New Securities Offering Possibilities Under the JOBS Act
by R. Shawn McBride
The Jumpstart Our Business Startups Act (JOBS Act) was signed into law on April 5, 2012. The JOBS Act included a number of major provisions covering a variety of areas: (1) reforming reporting requirements for “Emerging Growth Companies,” (2) allowing general solicitation in certain offerings to accredited investors, (3) crowdfunding provisions (discussed below), (4) small company capital formation provisions exempting certain additional private offerings, and (5) provisions adjusting the number of shareholders possible in a private company without triggering SEC registration. Many of the changes of the JOBS Act only become effective after SEC rulemaking is enacted in connection with the legislation.
This article focuses on summarizing the crowdfunding provisions of the JOBS Act (this is merely a summary—the detailed provisions should be reviewed before conducting any transaction). Crowdfunding is an acronym for “Capital Raising Online While Deterring Fraud and Unethical Non-Disclosure Act of 2012” which states the basic goal of this portion of the legislation. While the provisions have yet to take effect, the legislation has set a broad outline of what will be possible after SEC rules on crowdfunding have been enacted—and such rules are due within 270 days of the enactment of the JOBS Act.
The apparent goal of the crowdfunding provisions is to allow an issuer to make small offerings (up to $1 million depending on timing and other offerings previously made by the issuer) to investors (including non-accredited investors) through brokers or “funding portals.”
Available Purchasers.The crowdfunding provisions greatly enhance the practical universe of available investors for issuers. Investors with net worth or annual income less than $100,000 can purchase the greater of $2,000 or 5 percent of their net worth or annual income in issuer securities during each 12-month window. Investors with either net worth or annual income greater than $100,000 can purchase the greater of $10,000 or 10 percent of their net worth or annual income in issuer securities during each 12-month window.
Offering Conditions.Among other things, the broker or funding portal must provide disclosures to investors about the risks and other investor education materials as the SEC may require in its rulemaking. The broker or funding portal must also (1) ensure the investors review the disclosures provided, affirm their understanding of the risk of loss of their investment, and answer questions demonstrating risk and investment knowledge, (2) do fraud checks on the issuer as required by the SEC including background checks on officers, directors and 20 percent holders, and (3) comply with additional requirements set forth in detail in the crowdfunding provisions.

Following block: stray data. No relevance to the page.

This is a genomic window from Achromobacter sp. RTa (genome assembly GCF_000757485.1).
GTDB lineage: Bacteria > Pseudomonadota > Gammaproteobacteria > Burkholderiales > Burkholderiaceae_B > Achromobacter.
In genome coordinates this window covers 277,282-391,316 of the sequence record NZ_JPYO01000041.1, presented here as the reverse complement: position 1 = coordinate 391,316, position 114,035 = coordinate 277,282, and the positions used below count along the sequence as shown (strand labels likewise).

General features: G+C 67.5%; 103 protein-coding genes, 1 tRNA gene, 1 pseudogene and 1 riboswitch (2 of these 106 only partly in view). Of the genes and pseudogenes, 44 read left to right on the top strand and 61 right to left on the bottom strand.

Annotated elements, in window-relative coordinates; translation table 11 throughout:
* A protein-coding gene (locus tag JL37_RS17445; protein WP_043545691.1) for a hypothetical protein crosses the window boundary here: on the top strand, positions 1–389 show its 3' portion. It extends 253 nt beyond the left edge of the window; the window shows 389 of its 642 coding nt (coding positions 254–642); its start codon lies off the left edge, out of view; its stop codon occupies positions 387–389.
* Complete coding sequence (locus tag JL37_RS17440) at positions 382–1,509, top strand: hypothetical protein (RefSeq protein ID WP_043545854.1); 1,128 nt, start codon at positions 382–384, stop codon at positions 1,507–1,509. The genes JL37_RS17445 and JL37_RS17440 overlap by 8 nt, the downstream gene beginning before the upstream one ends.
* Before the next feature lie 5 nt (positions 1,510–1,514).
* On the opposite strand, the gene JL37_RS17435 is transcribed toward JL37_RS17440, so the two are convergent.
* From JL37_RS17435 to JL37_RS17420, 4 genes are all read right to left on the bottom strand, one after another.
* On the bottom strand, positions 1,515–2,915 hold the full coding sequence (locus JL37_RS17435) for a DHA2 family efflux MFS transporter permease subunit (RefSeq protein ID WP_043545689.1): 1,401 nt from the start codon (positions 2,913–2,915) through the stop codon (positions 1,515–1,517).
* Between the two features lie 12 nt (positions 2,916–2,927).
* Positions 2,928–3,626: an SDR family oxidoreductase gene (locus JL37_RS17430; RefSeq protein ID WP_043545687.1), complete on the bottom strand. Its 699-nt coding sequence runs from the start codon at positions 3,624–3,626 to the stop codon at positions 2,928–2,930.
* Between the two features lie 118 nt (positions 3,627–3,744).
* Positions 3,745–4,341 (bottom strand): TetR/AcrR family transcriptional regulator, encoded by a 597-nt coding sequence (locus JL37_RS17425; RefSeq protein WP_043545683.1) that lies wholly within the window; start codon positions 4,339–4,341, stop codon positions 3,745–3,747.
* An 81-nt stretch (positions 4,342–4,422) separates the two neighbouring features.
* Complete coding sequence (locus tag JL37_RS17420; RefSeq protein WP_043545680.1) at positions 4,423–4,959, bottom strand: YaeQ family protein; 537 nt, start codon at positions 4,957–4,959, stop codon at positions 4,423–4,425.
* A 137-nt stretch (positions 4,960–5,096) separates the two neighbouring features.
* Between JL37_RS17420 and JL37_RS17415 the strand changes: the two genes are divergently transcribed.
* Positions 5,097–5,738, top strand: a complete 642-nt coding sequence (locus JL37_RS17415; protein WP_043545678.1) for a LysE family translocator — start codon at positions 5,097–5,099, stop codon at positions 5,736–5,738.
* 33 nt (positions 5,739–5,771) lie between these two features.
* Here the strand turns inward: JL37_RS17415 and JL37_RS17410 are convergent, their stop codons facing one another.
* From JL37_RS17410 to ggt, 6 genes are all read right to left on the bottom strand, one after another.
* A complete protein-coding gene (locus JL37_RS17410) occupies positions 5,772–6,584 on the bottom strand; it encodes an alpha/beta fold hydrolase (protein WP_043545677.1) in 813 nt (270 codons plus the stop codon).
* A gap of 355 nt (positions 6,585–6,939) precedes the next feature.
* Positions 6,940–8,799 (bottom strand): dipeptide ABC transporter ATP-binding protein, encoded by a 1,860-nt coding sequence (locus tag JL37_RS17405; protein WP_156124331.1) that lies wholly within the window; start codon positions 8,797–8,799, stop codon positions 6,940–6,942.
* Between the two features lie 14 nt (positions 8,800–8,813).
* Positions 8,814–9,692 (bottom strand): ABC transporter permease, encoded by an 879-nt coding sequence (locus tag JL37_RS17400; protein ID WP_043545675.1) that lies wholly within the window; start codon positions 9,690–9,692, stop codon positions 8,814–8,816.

Use of Funding Portals. Funding portals is a new concept that creates a class of intermediary that can help issuers carry out crowdfunding transactions. The legislation provides that, among other things, to qualify as a “funding portal” the portal cannot (1) offer investment advice, (2) solicit purchases, sales or offers to buy the securities offered or displayed on its website or portal, (3) compensate its employees, agents or other persons for soliciting the sale of the securities or base compensation on the sale of securities shown on the website or portal, and (4) handle investor funds or securities. Additionally, the funding portal must comply with other prohibitions of the SEC to be included in SEC rule making.
The legislation provides that the SEC can exempt funding portals from registering as brokers or dealers under existing law if the funding portal: (1) remains subject to various authorities of the SEC, (2) is a member of a national securities association registered under the Securities Exchange Act of 1934, and (3) is subject to other rules as the SEC may dictate.
New Offering Possibilities.The crowdfunding provisions seem to suggest that a universe of offerings by issuers to small investors will open in the next several months. The markets will determine how quickly funding portals come online and become available for issuers. Substantial burdens are placed on the funding portals including background checks and ensuring investors understand risks. If the funding portals develop as anticipated by the crowdfunding provision, we may see a new era of small offerings by emerging companies.
R. Shawn McBride is the Managing Member of The R. Shawn McBride Law Office, P.L.L.C., which helps clients with transactional legal issues. He can be reached at firstname.lastname@example.org.